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South Korea’s KOICA funds $3M Toul Sleng conservation project

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Tuol Sleng Genocide Museum in 2021. Hong Menea

South Korea’s KOICA funds $3M Toul Sleng conservation project

The Korea International Cooperation Agency (KOICA) in Cambodia has approved funding of $3 million to continue conservation work of the Tuol Sleng Museum archives for five years, starting from 2024.

The approval was given at a January 11-17 review meeting, with the Ministry of Culture and Fine Arts, KOICA and UNESCO in attendance.

According to KOICA, the meeting was to evaluate the second phase of the “Peace Education, Archives Preservation and Digitization, and Site Conservation for Youth Empowerment (PEACE)”, also known as Tuol Sleng Genocide Museum Archives Preservation and Digitization Project. The first phase was also funded by the South Korean government.

Shin Jungyeon, KOICA senior deputy director, said that based on a feasibility study, the organisation was prepared to support the five year project. She noted that the funding was $1 million more than the first phase required, but that phase one had only required four years of work.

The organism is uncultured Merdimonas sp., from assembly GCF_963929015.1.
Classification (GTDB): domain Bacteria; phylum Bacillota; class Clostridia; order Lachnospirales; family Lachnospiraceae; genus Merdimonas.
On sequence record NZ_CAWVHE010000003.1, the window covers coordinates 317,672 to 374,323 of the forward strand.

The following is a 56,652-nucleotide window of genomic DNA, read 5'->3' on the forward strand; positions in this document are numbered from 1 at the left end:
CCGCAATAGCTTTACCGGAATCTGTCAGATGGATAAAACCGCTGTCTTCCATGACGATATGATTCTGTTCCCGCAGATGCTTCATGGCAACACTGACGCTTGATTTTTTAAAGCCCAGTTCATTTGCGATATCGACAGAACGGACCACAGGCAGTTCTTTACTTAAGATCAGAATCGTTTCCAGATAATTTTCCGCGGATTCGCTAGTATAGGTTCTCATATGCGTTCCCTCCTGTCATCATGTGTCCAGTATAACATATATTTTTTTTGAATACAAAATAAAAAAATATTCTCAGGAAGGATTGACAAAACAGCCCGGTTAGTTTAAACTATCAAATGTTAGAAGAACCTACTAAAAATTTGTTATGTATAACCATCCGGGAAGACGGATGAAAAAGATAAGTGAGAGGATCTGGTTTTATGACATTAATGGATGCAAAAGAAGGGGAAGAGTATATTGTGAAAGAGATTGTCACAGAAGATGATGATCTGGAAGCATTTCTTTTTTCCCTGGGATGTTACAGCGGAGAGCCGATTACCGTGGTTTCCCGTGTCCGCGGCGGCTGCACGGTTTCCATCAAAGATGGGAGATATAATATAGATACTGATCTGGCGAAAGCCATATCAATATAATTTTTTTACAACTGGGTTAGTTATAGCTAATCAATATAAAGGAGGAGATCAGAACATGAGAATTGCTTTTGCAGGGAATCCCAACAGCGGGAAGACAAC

She added that Cambodia has always been a priority development partner of the organisation. KOICA has supported many programmes and projects that have not only had a significant impact on Cambodia’s development, but also boosted friendly relations between the two countries.

“As a South Korean government grant implementation agency, KOICA is proud to be a partner and friend of Cambodia and the Cambodian people. We will continue to work for the sustainable development of Cambodia and the mutual co-prosperity of the two countries,” she continued.

Hap Touch, secretary of state of the culture ministry, said the second phase of restoration would focus on the preservation of the museum’s archives and outreach education for peace.

The first phase of the restoration was begun in 2018, in collaboration with UNESCO and the culture ministry.

Through the project, a total of 405,782 pages of archives were digitised, while another 745,494 pages were preserved through the project, including: photographs, film, confessions, biographies, lists of revolutionary books, magazines, Khmer Rouge manuscripts and other documents.

Through the implementation of phase two, stakeholders expect to improve the preservation of the Tuol Sleng Museum archives and the restoration of old documents. The archives are used to educate the next generation about the importance of peace.


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